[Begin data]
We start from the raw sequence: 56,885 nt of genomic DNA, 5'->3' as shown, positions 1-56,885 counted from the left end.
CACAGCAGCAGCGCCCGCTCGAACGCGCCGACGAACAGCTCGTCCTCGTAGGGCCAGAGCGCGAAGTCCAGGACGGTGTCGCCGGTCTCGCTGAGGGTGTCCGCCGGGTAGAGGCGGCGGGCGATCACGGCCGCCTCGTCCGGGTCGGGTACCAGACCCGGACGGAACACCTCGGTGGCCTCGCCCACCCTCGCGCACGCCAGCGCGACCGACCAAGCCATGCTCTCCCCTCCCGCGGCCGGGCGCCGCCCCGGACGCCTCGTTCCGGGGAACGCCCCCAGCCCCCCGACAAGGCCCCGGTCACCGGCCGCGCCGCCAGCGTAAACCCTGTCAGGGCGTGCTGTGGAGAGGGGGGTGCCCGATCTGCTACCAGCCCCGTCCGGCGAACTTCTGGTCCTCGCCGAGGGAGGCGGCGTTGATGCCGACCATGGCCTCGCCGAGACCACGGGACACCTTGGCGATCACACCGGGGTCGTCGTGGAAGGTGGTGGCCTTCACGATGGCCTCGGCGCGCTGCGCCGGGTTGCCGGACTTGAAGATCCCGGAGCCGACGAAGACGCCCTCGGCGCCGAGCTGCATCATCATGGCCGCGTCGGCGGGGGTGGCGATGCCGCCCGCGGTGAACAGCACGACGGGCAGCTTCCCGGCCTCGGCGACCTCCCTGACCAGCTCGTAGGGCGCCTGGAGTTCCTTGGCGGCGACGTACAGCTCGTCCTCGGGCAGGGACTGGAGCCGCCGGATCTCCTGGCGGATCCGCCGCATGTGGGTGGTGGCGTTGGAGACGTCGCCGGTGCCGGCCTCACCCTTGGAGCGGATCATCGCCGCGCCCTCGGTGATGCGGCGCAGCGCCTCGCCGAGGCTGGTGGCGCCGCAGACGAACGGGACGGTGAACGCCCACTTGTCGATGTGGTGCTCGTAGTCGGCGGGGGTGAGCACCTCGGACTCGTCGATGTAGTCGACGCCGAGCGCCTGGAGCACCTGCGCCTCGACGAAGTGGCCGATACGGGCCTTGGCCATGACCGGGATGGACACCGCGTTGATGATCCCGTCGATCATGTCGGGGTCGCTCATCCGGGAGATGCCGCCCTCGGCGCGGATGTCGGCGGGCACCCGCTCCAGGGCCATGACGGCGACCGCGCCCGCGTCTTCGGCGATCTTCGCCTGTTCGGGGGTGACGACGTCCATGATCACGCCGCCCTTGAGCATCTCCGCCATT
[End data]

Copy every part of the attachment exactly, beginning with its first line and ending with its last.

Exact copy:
We start from the raw sequence: 56,885 nt of genomic DNA, 5'->3' as shown, positions 1-56,885 counted from the left end.
CACAGCAGCAGCGCCCGCTCGAACGCGCCGACGAACAGCTCGTCCTCGTAGGGCCAGAGCGCGAAGTCCAGGACGGTGTCGCCGGTCTCGCTGAGGGTGTCCGCCGGGTAGAGGCGGCGGGCGATCACGGCCGCCTCGTCCGGGTCGGGTACCAGACCCGGACGGAACACCTCGGTGGCCTCGCCCACCCTCGCGCACGCCAGCGCGACCGACCAAGCCATGCTCTCCCCTCCCGCGGCCGGGCGCCGCCCCGGACGCCTCGTTCCGGGGAACGCCCCCAGCCCCCCGACAAGGCCCCGGTCACCGGCCGCGCCGCCAGCGTAAACCCTGTCAGGGCGTGCTGTGGAGAGGGGGGTGCCCGATCTGCTACCAGCCCCGTCCGGCGAACTTCTGGTCCTCGCCGAGGGAGGCGGCGTTGATGCCGACCATGGCCTCGCCGAGACCACGGGACACCTTGGCGATCACACCGGGGTCGTCGTGGAAGGTGGTGGCCTTCACGATGGCCTCGGCGCGCTGCGCCGGGTTGCCGGACTTGAAGATCCCGGAGCCGACGAAGACGCCCTCGGCGCCGAGCTGCATCATCATGGCCGCGTCGGCGGGGGTGGCGATGCCGCCCGCGGTGAACAGCACGACGGGCAGCTTCCCGGCCTCGGCGACCTCCCTGACCAGCTCGTAGGGCGCCTGGAGTTCCTTGGCGGCGACGTACAGCTCGTCCTCGGGCAGGGACTGGAGCCGCCGGATCTCCTGGCGGATCCGCCGCATGTGGGTGGTGGCGTTGGAGACGTCGCCGGTGCCGGCCTCACCCTTGGAGCGGATCATCGCCGCGCCCTCGGTGATGCGGCGCAGCGCCTCGCCGAGGCTGGTGGCGCCGCAGACGAACGGGACGGTGAACGCCCACTTGTCGATGTGGTGCTCGTAGTCGGCGGGGGTGAGCACCTCGGACTCGTCGATGTAGTCGACGCCGAGCGCCTGGAGCACCTGCGCCTCGACGAAGTGGCCGATACGGGCCTTGGCCATGACCGGGATGGACACCGCGTTGATGATCCCGTCGATCATGTCGGGGTCGCTCATCCGGGAGATGCCGCCCTCGGCGCGGATGTCGGCGGGCACCCGCTCCAGGGCCATGACGGCGACCGCGCCCGCGTCTTCGGCGATCTTCGCCTGTTCGGGGGTGACGACGTCCATGATCACGCCGCCCTTGAGCATCTCCGCCATT